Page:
Statins can be good or bad for your bone health, depending on the dosage

In a new study, researchers showed for the first time a connection between the dosage of cholesterol-lowering drugs—statins—and the diagnosis of osteoporosis.

They found at low doses, statins could protect against bone resorption. But the higher the dosage of cholesterol-lowering drugs, the greater the probability of osteoporosis.

The research was conducted by the Medical University of Vienna and the Complexity Science Hub Vienna.

Statins are among the most prescribed drugs worldwide. They lower high cholesterol and have been shown to reduce the risk of heart diseases.

Less well-researched are complications in connection with the intake of statins, such as a possible influence on pathological bone resorption (osteoporosis).

In the study, the team ran an analysis of millions of patient data by the Complexity Science Hub Vienna.

They had access to the health data of more than 7.9 million Austrians between 2006 and 2007.

They focused on those who regularly took statins for at least one year and also calculated the daily dosage of statins and formed different dosage groups.

The researchers found a correlation between the dosage of statins and the frequency of osteoporosis.

In the lower-dose groups, there were fewer osteoporosis cases than expected.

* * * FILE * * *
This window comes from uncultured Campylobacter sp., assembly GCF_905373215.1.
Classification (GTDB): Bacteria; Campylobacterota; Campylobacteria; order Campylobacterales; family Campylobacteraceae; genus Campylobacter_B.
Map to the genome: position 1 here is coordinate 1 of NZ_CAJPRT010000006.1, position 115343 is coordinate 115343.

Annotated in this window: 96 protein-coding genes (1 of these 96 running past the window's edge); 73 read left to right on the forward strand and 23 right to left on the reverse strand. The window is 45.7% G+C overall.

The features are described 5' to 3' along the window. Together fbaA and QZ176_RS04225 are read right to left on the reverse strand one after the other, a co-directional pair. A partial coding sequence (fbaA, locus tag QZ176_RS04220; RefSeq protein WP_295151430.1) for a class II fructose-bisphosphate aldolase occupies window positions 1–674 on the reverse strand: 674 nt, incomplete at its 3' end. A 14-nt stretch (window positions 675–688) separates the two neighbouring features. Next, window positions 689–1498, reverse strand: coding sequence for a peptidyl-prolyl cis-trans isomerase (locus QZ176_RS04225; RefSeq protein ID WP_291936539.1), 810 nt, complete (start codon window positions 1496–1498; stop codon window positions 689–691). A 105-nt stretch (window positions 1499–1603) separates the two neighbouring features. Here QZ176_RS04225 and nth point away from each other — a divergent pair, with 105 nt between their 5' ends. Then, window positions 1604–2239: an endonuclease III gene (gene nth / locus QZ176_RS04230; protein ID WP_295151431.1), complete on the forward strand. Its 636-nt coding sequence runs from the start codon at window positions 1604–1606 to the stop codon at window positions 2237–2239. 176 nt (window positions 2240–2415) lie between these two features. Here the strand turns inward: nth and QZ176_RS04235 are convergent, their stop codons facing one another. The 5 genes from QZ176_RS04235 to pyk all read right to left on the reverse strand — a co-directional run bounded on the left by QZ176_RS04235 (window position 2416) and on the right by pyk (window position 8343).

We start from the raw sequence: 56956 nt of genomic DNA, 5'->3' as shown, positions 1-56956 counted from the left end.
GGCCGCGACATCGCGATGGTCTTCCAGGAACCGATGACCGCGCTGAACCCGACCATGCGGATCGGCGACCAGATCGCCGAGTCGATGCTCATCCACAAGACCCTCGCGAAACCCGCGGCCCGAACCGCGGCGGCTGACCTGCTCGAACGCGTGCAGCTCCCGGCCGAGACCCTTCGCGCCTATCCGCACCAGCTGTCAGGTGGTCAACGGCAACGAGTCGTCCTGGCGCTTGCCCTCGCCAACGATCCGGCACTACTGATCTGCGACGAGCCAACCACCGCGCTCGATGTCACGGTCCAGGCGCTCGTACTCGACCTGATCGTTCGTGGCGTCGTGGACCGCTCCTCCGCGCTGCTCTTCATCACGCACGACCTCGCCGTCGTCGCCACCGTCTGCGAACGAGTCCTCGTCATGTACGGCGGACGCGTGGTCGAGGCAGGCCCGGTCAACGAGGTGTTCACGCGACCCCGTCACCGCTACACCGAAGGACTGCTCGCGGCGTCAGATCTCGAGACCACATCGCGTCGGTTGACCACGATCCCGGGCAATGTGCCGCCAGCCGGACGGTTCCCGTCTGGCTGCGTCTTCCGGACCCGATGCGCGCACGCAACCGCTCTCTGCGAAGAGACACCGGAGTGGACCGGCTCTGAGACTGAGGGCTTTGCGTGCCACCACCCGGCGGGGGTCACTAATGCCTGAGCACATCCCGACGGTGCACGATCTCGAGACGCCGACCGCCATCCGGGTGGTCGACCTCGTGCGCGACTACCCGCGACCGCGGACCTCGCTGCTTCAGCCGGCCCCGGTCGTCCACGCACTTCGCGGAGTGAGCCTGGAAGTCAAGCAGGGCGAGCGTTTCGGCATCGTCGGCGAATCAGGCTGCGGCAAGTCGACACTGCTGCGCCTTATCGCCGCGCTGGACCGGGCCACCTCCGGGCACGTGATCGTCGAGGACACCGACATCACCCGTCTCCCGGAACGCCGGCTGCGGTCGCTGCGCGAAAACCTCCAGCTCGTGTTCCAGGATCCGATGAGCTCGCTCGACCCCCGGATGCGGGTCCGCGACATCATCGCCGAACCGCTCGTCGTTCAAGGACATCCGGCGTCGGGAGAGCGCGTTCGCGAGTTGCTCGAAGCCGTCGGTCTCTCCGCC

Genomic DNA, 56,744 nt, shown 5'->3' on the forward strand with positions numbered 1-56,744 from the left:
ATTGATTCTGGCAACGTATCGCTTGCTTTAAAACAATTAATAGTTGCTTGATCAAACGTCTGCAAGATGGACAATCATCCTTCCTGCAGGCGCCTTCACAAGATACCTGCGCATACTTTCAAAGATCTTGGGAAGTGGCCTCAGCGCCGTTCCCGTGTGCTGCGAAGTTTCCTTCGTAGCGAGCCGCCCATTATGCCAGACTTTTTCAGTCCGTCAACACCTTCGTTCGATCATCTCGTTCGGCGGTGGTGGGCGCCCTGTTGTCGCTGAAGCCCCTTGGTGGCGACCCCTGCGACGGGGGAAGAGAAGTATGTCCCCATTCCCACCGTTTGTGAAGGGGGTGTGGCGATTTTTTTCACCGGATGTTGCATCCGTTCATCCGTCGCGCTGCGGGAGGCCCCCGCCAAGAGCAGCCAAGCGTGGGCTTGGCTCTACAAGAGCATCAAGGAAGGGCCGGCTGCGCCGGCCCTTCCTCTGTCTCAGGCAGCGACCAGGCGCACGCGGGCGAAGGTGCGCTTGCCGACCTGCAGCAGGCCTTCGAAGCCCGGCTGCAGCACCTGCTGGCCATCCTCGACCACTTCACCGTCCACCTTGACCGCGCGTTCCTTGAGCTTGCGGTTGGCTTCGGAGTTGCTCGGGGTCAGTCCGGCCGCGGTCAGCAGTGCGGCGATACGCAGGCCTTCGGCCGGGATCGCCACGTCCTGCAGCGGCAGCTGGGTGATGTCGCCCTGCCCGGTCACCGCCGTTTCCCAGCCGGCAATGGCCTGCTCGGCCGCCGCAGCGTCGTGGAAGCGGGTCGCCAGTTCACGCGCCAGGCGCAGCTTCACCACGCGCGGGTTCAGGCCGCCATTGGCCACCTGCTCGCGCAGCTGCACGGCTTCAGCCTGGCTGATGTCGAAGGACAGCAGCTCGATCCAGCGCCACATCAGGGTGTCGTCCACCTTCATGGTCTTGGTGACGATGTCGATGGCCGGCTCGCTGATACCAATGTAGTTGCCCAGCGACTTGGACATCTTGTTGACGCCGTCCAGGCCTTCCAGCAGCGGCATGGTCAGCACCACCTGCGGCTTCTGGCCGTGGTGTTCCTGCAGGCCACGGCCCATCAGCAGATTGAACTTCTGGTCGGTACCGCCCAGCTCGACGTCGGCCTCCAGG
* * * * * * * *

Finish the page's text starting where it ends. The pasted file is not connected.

At doses up to 10 milligrams of the statins lovastatin, pravastatin, simvastatin or rosuvastatin, the scientists found fewer osteoporosis diagnoses compared to patients without statin therapy.

With doses of 20 milligrams and more, however, the tide seems to turn.

They found more osteoporosis cases in patients treated with simvastatin, atorvastatin, and rosuvastatin than expected. The higher the dosage, the stronger the effect.

The team explains that statins inhibit the synthesis of cholesterol from the liver. This lowers blood cholesterol. However, cholesterol is crucially important for many processes in the body.

Among other things, it is a basic building block for the production of sex hormones such as estradiol and testosterone.

Low concentrations of sex hormones—especially the drop in estrogen levels during menopause—are the main cause of the increase of osteoporosis in women.

There is a similar relationship between bone density and testosterone.

The team says the newly discovered correlation between statin therapy and osteoporosis risk should now be investigated in clinical studies.

The lead author of the study is Michael Leutner.

The study is published in the journal Annals of the Rheumatic Diseases.

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